41. I get so tired of married people addressing the feelings and loneliness of single persons like they understand. They can never understand. It is like a person who was sick once in the past, says they understand all the feelings of a person with a terminal illness.

  42. All of them are right and what stuck with me the most is your depression in grad school(even tho you didn’t elaborate). I think it is exactly what I am having but I hope to graduate this August and become a normal person once again.Meanwhile,I spend some days on bed,unable to wake up and get myself go work or even something to eat(that if I’ve cooked).checking my emails terrorize me.If I ever eat I don’t get full.Even a box of pizza doesn’t do nothing to me.I don’t have family around,I am all on my own.So at first I wished I had a boyfriend to take care of me but no,I think I need a maid actually.Too bad I can’t afford one.Oh well!

  43. “Singleness is not a disease that needs to be cured, but rather, it’s an important stage of life that needs to be passed through as God shapes us, molds us, and loves on us.”

    I agree. Not so much with the passed-through part, as focusing on passing through can actually contribute to our discontentment. But singleness is absolutely not a disease, like you said. It’s an important part of life that we all live – no one is born married. And it’s also a season that has value and purpose. One thing that I recently read on another blog is that getting married is just a change of season. Singleness is a season (for most of us) and marriage is a different season. Every season has value and purpose, and if we let Him, God will do amazing things in and through us during every season.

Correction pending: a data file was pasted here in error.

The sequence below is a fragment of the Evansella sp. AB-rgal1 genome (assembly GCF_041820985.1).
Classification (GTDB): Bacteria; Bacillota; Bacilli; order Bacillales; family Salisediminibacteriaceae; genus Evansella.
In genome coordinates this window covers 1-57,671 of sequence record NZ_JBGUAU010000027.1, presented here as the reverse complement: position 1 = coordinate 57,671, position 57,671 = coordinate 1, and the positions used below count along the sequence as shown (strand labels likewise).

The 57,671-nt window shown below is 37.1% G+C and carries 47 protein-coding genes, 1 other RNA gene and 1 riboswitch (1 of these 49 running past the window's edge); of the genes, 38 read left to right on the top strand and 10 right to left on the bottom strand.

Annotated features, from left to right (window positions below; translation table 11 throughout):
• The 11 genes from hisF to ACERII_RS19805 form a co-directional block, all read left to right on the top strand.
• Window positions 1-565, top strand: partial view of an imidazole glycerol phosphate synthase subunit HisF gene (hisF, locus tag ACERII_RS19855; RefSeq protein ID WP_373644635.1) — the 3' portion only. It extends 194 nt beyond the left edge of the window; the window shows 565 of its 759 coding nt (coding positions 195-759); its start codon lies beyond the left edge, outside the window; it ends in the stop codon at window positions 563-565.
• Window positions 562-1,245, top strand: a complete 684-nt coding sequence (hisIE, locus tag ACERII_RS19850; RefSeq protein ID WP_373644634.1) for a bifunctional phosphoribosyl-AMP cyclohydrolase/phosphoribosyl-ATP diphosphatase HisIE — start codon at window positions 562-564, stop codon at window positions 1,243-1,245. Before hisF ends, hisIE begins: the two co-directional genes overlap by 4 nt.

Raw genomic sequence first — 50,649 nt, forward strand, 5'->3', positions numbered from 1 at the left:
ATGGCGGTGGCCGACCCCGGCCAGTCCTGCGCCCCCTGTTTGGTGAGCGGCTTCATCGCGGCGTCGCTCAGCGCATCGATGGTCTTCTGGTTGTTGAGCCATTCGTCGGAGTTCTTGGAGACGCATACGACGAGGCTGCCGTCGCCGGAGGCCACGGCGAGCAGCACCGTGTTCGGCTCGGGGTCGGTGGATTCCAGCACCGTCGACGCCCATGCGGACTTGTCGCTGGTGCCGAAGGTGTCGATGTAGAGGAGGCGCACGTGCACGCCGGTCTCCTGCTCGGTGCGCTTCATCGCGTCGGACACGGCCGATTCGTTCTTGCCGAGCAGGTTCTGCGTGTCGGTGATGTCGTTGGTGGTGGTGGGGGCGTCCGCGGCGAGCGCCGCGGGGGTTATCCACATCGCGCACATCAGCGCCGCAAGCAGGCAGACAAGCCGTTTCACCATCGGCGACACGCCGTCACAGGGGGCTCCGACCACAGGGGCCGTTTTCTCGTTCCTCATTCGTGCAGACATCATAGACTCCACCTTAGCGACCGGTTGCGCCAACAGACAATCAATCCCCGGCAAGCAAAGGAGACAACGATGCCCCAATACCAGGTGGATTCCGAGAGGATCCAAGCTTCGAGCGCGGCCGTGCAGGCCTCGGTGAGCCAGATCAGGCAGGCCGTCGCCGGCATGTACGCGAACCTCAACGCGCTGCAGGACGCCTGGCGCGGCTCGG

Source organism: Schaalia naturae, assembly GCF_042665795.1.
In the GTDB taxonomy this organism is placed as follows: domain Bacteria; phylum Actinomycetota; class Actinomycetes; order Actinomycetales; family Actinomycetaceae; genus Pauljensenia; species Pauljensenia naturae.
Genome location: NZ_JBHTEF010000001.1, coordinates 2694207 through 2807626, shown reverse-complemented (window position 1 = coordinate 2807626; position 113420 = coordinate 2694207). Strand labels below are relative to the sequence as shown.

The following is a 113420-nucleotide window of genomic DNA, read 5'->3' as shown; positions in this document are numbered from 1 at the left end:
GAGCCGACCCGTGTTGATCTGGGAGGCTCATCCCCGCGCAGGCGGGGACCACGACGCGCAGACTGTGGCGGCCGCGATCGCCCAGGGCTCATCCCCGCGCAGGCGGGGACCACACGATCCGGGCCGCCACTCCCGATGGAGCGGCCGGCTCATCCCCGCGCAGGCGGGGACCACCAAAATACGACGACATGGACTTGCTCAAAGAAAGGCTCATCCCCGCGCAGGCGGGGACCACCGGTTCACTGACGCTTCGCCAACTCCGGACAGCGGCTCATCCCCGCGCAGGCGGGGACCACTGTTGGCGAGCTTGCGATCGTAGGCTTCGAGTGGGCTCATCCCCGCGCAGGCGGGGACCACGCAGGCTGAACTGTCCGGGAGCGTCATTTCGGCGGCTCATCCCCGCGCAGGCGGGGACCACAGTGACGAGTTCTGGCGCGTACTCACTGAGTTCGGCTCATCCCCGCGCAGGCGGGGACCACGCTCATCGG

“I’ve said it before and I’ll say it again: these feelings of loneliness are not a sign of weak faith, or that Jesus isn’t enough, they are simply a sign that you were MADE FOR RELATIONSHIPS.”

    I so appreciate this statement. It is absolutely true. I’ve heard it said more than once that “loneliness is not the absence of affection; it is the absence of direction.” I’ve always resented that phrase because it’s condescending and it’s also not true. We feel lonely because we want connection and we don’t have it in that moment. And as a single, the absence of connection is a daily reality that we have to learn to live with until our season changes.

    “As meaningful as it is to have someone to chat with and in the last hours of the day, the truth is, the average married couple’s night look like the average single person’s night: falling asleep.”

    This is one statement I have to totally disagree with you on. A married couple’s night and a single person’s night do not look the same. You mentioned chatting with your husband, kissing him goodnight, and sleeping on your respective sides of the bed. All three of those things are glaringly absent from the daily experiences of a single person. The primary difference between living daily as a single person and living daily as a married person is the very thing you described: there is another person there to do it with you. Romance or not, there is a weighty absence of companionship in all of your daily activities, sleeping notwithstanding. Having to do it all alone changes everything. And makes it, in some cases and on some days, extremely painful.

    All we can do, like you said, is turn to God for comfort and strength and keep doing our best to be obedient and walk in His will whatever season we are in, trusting that He will meet all of our needs – including our need for relationship, in whatever form that takes at the time.